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Fogg-Inman v. United States

United States District Court, D. Maine

October 18, 2019

JOANN L. FOGG-INMAN, Plaintiff,
v.
UNITED STATES OF AMERICA, Defendant.

          ORDER ON MOTION TO DISMISS

          JOHN A. WOODCOCK, JR. UNITED STATES DISTRICT JUDGE.

         A patient of a community health center brings a complaint against the United States of America for malpractice. Because she has not complied with the requirements of the Federal Tort Claims Act by submitting an administrative claim and receiving a denial or constructive denial before filing suit in federal court, the Court dismisses her complaint without prejudice to refile after she has done so.

         I. BACKGROUND

         On December 28, 2018, Joann Fogg-Inman, acting pro se, filed a complaint in the Penobscot County Superior Court for the state of Maine against Penobscot Community Dental Center and Dr. Jeffrey Fister, DMD, alleging that Dr. Fister committed malpractice and discriminated against her when he performed oral surgery on her on November 22, 2015. The United States of America's Notice of Removal, Attach. 2, Compl. (ECF No. 1); Aff. of Ashley E. Eiler, Assistant United States Att'y, Regarding State Ct. R., Attach. 1, Docket R. (ECF No. 8). On May 3, 2019, the Defendants removed the case from state to federal court on the ground that Dr. Fister and the Penobscot Community Health Center, Inc.[1] are employees of the Public Health Service and therefore are subject to the Federal Tort Claims Act (FTCA). The United States of America's Notice of Removal at 2. The United States explained its view that once the United States Attorney General certifies that a health center or employee named as a defendant in a state court action was acting within the scope of his, her, or its employment, the United States' “deeming” action requires that the case be removed from state to federal court and the proceeding must be considered a tort action against the United States. Id. at 1-3.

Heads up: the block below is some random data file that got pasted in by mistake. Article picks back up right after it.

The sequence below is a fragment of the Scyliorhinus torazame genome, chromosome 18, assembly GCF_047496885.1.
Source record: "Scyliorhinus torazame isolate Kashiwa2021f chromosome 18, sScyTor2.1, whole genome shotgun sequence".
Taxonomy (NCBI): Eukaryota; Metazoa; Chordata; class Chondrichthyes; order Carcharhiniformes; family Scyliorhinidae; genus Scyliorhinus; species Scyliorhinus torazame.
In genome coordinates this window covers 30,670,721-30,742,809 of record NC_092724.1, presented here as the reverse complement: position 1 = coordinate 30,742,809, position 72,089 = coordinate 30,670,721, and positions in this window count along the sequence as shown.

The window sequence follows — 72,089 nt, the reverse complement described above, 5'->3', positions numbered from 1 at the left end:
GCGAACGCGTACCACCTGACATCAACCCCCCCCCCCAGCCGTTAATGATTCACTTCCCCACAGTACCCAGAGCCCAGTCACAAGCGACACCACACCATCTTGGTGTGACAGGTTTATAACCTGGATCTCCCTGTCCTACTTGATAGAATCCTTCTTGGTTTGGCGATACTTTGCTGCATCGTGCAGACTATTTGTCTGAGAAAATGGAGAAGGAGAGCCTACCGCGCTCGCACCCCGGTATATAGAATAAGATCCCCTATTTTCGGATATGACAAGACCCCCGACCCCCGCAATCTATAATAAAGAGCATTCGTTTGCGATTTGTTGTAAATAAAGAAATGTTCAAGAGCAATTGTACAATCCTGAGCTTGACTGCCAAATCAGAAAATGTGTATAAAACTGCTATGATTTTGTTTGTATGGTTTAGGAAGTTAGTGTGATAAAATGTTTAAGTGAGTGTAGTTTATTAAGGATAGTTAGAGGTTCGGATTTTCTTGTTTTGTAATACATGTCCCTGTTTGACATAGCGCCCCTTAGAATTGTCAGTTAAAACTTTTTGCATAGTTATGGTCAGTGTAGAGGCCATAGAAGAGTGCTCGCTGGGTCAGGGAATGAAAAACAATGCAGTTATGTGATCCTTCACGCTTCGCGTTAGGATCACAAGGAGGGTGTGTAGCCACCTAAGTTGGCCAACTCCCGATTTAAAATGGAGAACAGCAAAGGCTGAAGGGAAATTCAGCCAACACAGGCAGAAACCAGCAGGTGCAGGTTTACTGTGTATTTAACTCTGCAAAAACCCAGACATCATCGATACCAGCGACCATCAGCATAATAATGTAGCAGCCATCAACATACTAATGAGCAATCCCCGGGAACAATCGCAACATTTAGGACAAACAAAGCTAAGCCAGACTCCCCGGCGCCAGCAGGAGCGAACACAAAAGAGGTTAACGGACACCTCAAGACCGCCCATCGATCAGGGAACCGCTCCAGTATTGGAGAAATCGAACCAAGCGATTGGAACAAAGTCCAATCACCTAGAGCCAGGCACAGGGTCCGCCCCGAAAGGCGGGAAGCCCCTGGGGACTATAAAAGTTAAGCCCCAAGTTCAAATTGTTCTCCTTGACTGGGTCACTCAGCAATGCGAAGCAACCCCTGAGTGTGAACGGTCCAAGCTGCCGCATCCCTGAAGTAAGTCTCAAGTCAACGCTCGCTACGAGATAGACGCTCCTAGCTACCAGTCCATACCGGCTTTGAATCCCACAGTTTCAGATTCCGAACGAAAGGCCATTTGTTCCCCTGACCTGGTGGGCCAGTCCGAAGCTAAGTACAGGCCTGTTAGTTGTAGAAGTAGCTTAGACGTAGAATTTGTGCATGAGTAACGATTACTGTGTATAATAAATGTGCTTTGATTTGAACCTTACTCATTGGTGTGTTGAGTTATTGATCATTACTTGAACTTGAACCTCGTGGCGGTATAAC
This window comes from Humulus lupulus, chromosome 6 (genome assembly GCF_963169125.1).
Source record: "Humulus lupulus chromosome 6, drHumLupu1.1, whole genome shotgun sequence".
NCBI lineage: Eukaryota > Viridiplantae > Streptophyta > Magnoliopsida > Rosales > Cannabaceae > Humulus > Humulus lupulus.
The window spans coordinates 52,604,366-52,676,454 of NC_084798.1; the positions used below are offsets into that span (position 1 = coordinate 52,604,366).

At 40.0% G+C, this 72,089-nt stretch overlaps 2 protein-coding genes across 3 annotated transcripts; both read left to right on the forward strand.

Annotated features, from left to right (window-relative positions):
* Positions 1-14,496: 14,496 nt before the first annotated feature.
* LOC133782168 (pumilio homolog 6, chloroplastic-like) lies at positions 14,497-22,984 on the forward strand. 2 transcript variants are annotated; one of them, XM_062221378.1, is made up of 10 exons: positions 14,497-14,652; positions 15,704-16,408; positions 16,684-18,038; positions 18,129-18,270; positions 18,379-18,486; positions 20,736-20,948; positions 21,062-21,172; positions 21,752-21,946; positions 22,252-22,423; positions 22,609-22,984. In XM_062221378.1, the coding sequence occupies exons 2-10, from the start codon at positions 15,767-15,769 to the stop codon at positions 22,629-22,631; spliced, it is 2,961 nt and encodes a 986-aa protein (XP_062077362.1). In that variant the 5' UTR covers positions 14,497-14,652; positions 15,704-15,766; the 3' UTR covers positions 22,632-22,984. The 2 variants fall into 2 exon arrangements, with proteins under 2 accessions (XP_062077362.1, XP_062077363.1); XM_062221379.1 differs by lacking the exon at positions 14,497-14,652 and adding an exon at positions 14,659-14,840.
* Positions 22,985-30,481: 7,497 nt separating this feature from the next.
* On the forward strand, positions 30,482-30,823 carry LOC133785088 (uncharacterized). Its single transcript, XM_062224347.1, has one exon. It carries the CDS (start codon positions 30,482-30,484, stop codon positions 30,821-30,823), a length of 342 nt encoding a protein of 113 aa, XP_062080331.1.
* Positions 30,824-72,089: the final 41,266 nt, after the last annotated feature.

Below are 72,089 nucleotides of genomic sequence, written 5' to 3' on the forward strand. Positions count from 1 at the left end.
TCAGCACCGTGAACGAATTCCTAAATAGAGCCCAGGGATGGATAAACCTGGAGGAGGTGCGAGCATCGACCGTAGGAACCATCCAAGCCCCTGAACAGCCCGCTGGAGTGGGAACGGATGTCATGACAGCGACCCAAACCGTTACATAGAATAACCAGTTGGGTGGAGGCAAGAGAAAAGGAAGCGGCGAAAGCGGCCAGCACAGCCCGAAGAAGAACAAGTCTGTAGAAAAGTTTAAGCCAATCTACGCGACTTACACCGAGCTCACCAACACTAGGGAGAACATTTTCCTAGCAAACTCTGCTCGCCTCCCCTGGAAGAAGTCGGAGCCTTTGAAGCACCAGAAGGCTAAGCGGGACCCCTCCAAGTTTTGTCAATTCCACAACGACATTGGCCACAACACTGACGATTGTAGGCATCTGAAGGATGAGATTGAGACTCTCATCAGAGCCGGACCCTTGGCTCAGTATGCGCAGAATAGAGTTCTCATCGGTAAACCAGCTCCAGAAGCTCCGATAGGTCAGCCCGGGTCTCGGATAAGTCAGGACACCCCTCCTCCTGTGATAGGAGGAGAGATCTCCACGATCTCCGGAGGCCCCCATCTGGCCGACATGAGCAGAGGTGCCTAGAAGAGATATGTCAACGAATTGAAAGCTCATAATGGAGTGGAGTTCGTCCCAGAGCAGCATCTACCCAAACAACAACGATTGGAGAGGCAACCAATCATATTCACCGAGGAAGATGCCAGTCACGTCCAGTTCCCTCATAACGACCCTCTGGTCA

After the United States removed the action to federal court, on May 6, 2019, the United States moved to substitute itself as the sole defendant in the case and moved to dismiss the complaint for failure to exhaust administrative remedies. The United States of America's Mot. to Substitute (ECF No. 6) (Def.'s Mot. to Substitute); The United States of America's Mot. to Dismiss for Lack of Subject Matter Jurisdiction (ECF No. 7) (Def.'s Mot. to Dismiss). The United States served Ms. Fogg-Inman with copies of the motions on May 6, 2019. Def.'s Mot. to Substitute at 10; Def.'s Mot. to Dismiss at 11.